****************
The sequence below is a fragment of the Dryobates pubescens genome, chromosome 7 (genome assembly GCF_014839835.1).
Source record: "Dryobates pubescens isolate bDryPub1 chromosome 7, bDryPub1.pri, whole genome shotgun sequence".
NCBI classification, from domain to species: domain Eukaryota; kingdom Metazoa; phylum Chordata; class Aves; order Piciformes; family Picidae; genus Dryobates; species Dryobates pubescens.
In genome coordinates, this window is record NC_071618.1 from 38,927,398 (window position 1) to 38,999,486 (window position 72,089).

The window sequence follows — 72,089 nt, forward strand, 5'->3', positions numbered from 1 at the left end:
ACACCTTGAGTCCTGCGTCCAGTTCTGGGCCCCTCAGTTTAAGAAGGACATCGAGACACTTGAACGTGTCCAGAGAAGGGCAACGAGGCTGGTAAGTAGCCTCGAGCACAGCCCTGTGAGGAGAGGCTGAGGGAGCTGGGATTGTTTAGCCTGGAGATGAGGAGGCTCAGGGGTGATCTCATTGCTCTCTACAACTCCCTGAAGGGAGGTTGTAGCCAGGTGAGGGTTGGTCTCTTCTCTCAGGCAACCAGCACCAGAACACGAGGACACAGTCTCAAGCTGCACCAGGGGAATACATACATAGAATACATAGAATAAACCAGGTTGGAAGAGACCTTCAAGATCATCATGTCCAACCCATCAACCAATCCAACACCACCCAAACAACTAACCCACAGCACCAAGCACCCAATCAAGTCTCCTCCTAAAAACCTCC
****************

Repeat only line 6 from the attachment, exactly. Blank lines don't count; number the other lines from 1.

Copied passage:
ACACCTTGAGTCCTGCGTCCAGTTCTGGGCCCCTCAGTTTAAGAAGGACATCGAGACACTTGAACGTGTCCAGAGAAGGGCAACGAGGCTGGTAAGTAGCCTCGAGCACAGCCCTGTGAGGAGAGGCTGAGGGAGCTGGGATTGTTTAGCCTGGAGATGAGGAGGCTCAGGGGTGATCTCATTGCTCTCTACAACTCCCTGAAGGGAGGTTGTAGCCAGGTGAGGGTTGGTCTCTTCTCTCAGGCAACCAGCACCAGAACACGAGGACACAGTCTCAAGCTGCACCAGGGGAATACATACATAGAATACATAGAATAAACCAGGTTGGAAGAGACCTTCAAGATCATCATGTCCAACCCATCAACCAATCCAACACCACCCAAACAACTAACCCACAGCACCAAGCACCCAATCAAGTCTCCTCCTAAAAACCTCC